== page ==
In the Mix

February 12, 2012

The Grammy Awards

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Written for: Communicado Magazine

The Grammy Awards were bittersweet this year. Whitney Houston’s death gave everyone pause for whether a celebration of music was still appropriate. But, the show must go on…

LL Cool J opened the show and got right to the point: We’ve lost Whitney, but, we’re gonna move forward in celebration of her and all the other talented artist in the music industry. He did a good job. And while Whitney was heavy on everyone’s hearts, the night belonged to Adele.

Adele was nominated in six categories and won all six. And she deserved all of them. She also performed. It was truly refreshing to see an artist perform with such authenticity and originality. I hope fame doesn’t take her purity away from her…

Bon Iver won for best new artist. Like Esperanza Spalding last year, people were scratching their heads asking, “Who’s that?” His look; His speech; All so far away from Hollywood, the glitz and the glamour. Awesome. I guess we’ll find out who Bon Iver is now…

I also want to give a nod to the Foo Fighters for proclaiming their commitment to singing, playing an instrument and keeping it real. Dave Grohl said the music has to come from your heart and your mind and that is all they have to give.

On the other hand, there were some performances that should have been reconsidered. Nicki Minaj was a sideshow. It sounded bad; It looked bad – it was just bad. And Katy Perry was almost as bad. Unlike Adele, Katy’s breakup has only generated anger in her music. Sounded pretty angry to me…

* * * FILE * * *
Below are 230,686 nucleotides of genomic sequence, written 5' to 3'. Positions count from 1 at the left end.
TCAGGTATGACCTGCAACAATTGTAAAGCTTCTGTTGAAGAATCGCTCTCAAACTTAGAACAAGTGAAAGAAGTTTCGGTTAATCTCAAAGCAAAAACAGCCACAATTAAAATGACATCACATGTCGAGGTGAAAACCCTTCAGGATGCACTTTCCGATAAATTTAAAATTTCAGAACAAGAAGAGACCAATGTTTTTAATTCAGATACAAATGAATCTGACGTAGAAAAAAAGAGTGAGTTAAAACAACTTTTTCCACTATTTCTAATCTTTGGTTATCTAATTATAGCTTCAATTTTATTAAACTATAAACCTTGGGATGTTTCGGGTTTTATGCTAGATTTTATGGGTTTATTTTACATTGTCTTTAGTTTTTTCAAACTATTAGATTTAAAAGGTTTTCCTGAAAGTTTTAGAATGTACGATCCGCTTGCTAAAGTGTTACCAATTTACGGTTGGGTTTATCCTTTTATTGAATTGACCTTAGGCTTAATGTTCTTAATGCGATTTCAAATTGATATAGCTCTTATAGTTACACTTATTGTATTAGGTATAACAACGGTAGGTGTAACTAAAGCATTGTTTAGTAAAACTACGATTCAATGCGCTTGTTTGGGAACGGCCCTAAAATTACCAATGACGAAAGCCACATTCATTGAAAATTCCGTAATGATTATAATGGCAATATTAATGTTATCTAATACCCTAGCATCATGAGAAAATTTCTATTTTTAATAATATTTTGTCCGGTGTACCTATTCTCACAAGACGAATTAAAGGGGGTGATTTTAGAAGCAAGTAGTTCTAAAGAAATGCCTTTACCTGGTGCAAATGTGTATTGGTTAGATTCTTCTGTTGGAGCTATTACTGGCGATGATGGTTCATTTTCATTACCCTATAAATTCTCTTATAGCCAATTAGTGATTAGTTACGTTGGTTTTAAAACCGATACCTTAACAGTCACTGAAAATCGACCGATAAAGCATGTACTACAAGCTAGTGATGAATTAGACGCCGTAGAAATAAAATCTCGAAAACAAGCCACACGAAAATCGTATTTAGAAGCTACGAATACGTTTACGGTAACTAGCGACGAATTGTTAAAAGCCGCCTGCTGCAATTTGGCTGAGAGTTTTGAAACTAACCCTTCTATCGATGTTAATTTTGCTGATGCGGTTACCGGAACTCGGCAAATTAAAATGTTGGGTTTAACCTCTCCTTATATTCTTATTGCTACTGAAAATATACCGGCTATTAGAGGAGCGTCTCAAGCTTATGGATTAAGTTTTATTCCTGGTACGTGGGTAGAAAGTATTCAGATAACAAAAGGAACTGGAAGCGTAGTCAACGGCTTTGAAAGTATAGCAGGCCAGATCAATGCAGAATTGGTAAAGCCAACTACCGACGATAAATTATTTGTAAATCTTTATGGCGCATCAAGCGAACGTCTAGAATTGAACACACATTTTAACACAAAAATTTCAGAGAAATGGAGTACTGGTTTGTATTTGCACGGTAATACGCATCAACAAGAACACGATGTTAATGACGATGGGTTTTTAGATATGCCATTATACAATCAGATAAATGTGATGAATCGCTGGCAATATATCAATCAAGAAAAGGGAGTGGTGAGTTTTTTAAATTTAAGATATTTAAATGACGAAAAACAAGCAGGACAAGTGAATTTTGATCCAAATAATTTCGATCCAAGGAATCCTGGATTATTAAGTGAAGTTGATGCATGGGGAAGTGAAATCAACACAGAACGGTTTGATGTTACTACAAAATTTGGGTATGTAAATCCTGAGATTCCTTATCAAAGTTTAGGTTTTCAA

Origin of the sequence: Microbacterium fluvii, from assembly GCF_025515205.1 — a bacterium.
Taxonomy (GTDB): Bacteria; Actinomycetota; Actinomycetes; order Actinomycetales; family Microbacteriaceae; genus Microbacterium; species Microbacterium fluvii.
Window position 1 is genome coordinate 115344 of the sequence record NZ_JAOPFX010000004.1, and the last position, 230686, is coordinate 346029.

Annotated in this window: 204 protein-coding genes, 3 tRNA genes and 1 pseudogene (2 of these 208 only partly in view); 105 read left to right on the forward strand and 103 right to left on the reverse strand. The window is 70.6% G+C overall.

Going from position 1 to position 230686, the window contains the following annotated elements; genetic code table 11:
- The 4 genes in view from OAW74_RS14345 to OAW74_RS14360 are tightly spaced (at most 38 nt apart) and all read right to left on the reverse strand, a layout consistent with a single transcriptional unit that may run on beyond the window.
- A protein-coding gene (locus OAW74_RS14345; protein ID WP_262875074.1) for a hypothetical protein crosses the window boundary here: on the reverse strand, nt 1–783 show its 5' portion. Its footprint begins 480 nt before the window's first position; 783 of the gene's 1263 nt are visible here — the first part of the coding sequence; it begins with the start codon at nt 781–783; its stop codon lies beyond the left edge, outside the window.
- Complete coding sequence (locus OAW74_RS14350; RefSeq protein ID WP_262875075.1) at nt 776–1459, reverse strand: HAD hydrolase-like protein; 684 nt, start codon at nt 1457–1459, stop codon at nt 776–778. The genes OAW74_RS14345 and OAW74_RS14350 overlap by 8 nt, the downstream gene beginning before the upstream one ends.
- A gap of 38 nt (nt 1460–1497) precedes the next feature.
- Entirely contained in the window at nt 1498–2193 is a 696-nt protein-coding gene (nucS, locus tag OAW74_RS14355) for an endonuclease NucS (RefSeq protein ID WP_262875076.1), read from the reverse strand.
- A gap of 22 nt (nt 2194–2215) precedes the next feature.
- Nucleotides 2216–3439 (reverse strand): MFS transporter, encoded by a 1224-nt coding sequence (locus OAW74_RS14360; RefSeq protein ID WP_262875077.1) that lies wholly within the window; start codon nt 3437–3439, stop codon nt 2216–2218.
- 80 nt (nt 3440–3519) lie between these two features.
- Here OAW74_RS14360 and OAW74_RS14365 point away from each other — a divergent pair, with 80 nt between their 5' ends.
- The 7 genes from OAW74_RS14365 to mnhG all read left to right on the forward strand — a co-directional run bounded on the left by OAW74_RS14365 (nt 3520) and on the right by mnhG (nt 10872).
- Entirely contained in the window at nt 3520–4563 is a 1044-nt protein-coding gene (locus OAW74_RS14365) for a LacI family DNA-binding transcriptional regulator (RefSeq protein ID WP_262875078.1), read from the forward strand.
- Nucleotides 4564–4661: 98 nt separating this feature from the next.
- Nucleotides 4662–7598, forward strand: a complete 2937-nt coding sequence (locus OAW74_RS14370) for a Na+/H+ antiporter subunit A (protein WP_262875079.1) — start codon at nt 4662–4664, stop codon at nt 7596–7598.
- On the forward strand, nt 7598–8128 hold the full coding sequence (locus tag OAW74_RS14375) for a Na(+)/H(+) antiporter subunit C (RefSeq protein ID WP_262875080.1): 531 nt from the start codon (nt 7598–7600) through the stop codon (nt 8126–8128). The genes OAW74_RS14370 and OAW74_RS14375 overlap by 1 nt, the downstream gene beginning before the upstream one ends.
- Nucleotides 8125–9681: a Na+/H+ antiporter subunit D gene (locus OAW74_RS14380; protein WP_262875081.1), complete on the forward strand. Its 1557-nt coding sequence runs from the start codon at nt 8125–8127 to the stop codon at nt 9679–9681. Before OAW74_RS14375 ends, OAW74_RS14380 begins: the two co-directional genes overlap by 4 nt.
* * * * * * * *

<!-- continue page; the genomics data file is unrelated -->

Don’t get me wrong, I respect an artists desire to be avant garde, but, there still needs to be a level of quality attached to the performance. For instance, what Pink did a few years back when she sang with acrobatics had great artistic value while being very different. Nicki Minaj – as my friend Renee said – couldn’t decide if she wanted to do Madonna Like a Prayer or Michael Jackson Thriller. Both previously done quite well; Nicki’s attempt failed on every level.

But, this is more of what I’ve been saying about modern music. It was nice to hear from people in the music industry who agree with me that electronics and synthesizers only serve to mask a person with marginal talent. True musical talent needs a microphone, an instrument and a voice. That’s it. The circus doesn’t always have to be in town.

Jennifer Hudson proved that point when she stepped on the stage and sang I Will Always Love You for Whitney. Jennifer only had one day to get ready for that and she did it justice. I must admit, I would like to have seen more of a Whitney tribute, but, I understand that a show like the Grammy’s is planned months in advance, so, a change of this magnitude less than 24 hours before showtime is almost impossible.

Three artists performed twice, which, I thought was unnecessary. Chris Brown, The Foo Fighters and Paul McCartney. Once would have been enough. The rest of that time could have been devoted to a longer tribute to Whitney. And the most glaring omission for me was the passing mention they gave to Don Cornelius. Soul Train deserves a lot more recognition than a passing mention.

Overall, the show was pretty good. With exception of those few tweeks, my take-away is that there is an appreciation for pure performances returning to the music industry. I’m looking forward to it…